The second part of this process is where the dance really begins: we have to compile that extra binary image and stitch it into our app bundle. The earliest incarnations where people got this working involved jumping back and forth between two versions of Xcode, but I’m happy to report that we can automate things and have it all run from within Xcode 4.5+. ARMV6 support has been dropped entirely from within the build chain in these newer Xcode versions, however, so we’ll still need to install an older version of Xcode beside our current install. I’d suggest using Xcode 4.4.1 – this is the last release to support ARMV6 and it’s downloadable from Apple’s developer site.
You’ll want to duplicate your build configuration (in your Project’s Info pane) to create an ARMV6-specific one; if you’re feeling creative you might call it Release-armv6. In your target’s build settings, you’ll want to set both the Architectures and Valid Architectures for your ARMV6 build configuration to “armv6″, while the rest should be set to armv7 armv7s.
In order for the legacy version of Xcode to skip over your ifndef’ed code blocks, you’ll need to also add a compiler flag to Other C++ Flags and Other C Flags in the same build settings pane; assuming your preprocessor blocks are looking for the ARMV6_ONLY token, your flag will be -DARMV6_ONLY
Your cupcakes should be beginning to rise, and they should look something like this:
Next we’re going to add a run script build phase to our target that uses the c shell (shell: /bin/csh). Our run script will do the following: (1) compile an ARMV6 version of our binary using our ARMV6 build configuration; (2) modify the app’s plist to lower the minimum iOS version (Xcode 4.5+ won’t write out a version below 4.3), then; (3) verify that our final binary includes our desired architectures.
I’ve adapted my run script from one posted here; mine is posted as a gist here, and it includes additional code to do basic sanity checking on your build – following the lipo process, we check to verify that all three desired architectures are present in the binary and we fail the build if they aren’t. You’ll want to ensure that you’ve configured your build appropriately for your own setup; the build script produces a useful log file that may be helpful if you need to debug a failed build.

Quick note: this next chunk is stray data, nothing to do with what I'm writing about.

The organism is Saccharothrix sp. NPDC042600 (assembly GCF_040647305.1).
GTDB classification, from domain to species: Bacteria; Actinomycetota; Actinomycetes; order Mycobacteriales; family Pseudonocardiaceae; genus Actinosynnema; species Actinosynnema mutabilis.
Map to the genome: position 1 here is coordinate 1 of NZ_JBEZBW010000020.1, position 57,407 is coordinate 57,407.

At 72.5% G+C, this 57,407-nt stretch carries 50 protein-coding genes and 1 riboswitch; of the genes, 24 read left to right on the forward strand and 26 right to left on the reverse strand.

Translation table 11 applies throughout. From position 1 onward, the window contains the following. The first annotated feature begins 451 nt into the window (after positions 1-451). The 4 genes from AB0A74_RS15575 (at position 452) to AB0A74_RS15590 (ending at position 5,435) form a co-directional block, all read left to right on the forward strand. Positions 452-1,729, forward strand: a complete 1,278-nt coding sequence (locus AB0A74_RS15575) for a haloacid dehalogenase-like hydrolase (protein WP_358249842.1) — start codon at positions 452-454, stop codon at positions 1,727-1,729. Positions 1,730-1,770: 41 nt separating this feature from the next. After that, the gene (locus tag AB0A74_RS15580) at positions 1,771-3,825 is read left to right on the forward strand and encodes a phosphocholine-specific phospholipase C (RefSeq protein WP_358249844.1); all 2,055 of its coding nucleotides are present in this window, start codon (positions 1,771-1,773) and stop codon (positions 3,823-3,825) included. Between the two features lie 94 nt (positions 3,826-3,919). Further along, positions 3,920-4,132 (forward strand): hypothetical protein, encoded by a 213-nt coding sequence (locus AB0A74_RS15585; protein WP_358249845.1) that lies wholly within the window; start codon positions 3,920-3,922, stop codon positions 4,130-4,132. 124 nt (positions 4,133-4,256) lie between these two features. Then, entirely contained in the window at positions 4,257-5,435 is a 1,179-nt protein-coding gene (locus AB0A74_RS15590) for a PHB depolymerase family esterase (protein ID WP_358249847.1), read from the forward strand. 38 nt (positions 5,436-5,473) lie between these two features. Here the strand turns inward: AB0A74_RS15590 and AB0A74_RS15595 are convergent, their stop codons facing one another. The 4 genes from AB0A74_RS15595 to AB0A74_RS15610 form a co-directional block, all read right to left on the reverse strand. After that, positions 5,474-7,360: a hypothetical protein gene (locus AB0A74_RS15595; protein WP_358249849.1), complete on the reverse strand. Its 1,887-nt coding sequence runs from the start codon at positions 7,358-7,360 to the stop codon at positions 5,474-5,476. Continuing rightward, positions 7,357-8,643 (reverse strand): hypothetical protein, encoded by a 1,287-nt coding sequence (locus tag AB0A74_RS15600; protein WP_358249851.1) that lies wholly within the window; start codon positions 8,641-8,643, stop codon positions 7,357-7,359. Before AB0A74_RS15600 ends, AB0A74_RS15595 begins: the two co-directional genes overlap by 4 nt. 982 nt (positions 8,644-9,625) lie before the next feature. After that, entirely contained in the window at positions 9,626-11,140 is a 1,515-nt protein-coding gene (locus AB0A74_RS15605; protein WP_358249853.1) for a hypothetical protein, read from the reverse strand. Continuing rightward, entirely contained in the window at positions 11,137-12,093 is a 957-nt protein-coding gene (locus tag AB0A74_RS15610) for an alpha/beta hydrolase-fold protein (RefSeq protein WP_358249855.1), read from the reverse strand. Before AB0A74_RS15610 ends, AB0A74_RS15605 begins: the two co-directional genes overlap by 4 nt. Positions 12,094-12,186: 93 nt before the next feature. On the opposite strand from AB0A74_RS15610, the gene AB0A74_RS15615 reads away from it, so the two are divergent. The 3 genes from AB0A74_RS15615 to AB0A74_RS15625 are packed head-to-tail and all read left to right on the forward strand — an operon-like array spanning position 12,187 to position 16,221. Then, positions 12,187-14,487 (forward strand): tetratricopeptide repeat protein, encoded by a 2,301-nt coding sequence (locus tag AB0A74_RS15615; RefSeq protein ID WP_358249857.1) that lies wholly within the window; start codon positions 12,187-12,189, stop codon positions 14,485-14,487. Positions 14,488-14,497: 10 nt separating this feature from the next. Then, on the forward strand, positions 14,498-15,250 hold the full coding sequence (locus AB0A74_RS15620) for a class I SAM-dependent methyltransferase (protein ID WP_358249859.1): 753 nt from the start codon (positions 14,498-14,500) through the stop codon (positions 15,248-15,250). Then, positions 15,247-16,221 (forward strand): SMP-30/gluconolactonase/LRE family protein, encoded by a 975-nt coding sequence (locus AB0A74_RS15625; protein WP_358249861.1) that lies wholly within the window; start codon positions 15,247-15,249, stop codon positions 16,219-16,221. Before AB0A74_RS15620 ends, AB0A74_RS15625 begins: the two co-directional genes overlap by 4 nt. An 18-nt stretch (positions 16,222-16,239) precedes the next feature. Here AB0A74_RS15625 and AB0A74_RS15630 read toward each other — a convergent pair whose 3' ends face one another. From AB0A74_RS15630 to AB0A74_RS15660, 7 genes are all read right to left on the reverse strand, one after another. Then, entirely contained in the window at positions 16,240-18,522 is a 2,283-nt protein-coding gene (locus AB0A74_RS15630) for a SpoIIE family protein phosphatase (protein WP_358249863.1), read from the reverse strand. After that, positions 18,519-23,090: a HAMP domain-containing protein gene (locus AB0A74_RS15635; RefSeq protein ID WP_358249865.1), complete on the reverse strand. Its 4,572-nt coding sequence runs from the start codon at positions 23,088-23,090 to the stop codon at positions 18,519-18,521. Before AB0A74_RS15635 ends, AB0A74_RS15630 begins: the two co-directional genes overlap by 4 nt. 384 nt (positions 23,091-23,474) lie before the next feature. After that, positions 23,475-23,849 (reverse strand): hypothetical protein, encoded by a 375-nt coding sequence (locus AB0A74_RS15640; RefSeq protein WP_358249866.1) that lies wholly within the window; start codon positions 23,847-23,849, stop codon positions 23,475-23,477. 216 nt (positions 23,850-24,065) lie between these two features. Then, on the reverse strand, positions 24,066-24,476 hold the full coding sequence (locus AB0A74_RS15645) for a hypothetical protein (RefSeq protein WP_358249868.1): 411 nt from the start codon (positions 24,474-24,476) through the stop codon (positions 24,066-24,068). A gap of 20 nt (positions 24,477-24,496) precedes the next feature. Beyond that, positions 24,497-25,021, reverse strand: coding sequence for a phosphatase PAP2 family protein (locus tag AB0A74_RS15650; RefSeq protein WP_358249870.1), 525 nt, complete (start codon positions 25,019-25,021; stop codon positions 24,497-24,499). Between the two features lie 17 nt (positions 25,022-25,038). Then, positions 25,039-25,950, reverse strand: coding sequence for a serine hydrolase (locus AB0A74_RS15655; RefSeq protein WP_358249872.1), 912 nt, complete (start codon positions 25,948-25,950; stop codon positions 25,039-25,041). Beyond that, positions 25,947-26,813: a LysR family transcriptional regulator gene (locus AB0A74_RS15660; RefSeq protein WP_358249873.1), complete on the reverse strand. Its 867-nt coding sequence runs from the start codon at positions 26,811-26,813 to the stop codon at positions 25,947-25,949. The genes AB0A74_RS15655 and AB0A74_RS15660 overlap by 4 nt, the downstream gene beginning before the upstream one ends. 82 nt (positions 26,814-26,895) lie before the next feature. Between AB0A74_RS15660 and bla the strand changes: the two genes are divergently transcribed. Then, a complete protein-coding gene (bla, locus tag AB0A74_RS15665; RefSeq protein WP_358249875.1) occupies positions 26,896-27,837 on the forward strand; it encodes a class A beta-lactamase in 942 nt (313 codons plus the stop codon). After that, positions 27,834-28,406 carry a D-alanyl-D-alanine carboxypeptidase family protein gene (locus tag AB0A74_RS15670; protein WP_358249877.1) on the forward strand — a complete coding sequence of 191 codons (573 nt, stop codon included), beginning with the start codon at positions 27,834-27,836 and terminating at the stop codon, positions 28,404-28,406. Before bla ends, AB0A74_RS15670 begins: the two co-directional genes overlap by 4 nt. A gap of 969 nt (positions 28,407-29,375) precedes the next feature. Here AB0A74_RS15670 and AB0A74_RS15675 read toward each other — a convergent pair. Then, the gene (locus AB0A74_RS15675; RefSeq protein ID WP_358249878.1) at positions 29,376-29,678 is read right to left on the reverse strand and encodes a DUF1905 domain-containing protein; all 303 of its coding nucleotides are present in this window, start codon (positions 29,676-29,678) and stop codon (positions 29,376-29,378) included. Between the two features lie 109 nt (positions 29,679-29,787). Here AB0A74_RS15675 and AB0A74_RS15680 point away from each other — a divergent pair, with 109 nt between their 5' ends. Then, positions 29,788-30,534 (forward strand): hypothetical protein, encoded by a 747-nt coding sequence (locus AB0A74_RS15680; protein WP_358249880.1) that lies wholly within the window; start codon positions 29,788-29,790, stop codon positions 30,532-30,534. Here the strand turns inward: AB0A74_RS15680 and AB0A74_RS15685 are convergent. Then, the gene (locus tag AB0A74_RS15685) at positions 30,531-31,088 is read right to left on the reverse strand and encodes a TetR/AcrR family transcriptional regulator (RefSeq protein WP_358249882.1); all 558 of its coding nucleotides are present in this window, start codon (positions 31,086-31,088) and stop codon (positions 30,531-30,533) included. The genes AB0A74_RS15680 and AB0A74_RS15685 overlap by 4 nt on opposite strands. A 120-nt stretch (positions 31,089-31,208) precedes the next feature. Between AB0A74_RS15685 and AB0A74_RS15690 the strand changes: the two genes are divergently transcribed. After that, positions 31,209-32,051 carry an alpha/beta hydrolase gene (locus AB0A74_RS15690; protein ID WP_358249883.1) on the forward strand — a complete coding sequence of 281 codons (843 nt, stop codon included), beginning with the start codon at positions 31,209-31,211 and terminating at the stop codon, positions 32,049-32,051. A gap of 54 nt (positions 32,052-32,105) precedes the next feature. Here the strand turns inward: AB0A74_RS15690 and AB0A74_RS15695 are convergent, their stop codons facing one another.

I want to note here that Xcode uses its own version of lipo which is distinct from the binary that ships with OS X – you will will want the fully qualified path to Xcode’s own version if you’d like to verify your binary’s architectures yourself; that path is:
Further, be aware that your build script will wipe Xcode’s $ARCHIVE_PATH environment variable, meaning that archive builds will fail to automatically archive. The .xcarchive bundle will, however, be generated, meaning that you can manually archive these files yourself. Xcode’s archive process is quite opaque, but I’ve determined that the archive list in the Xcode Organizer is populated by scanning for a special Info.plist file inside of your .xcarchive bundle. This plist file won’t be generated during our build process, so I’ve written a script that you may want to add as a post-action to your scheme’s Archive settings. My script (reproduced here) grabs a template Info.plist (I’d suggest snagging one from a previous application archive), then customizes it for your archived build and places it into your .xcarchive bundle.
… and there you have it – triple-architecture fat binaries, hot and fresh out of Xcode 4.5.
– I’d like to specifically acknowledge a whole bunch of Stackoverflow contributors, including Mike and Jerome, for their work, which I built on for the above post. Also, thanks to Justin Williams for providing a minimally-helpful-but-technically-correct suggestion when I was trying to figure out how the Xcode Organizer searches for .xcarchive bundles.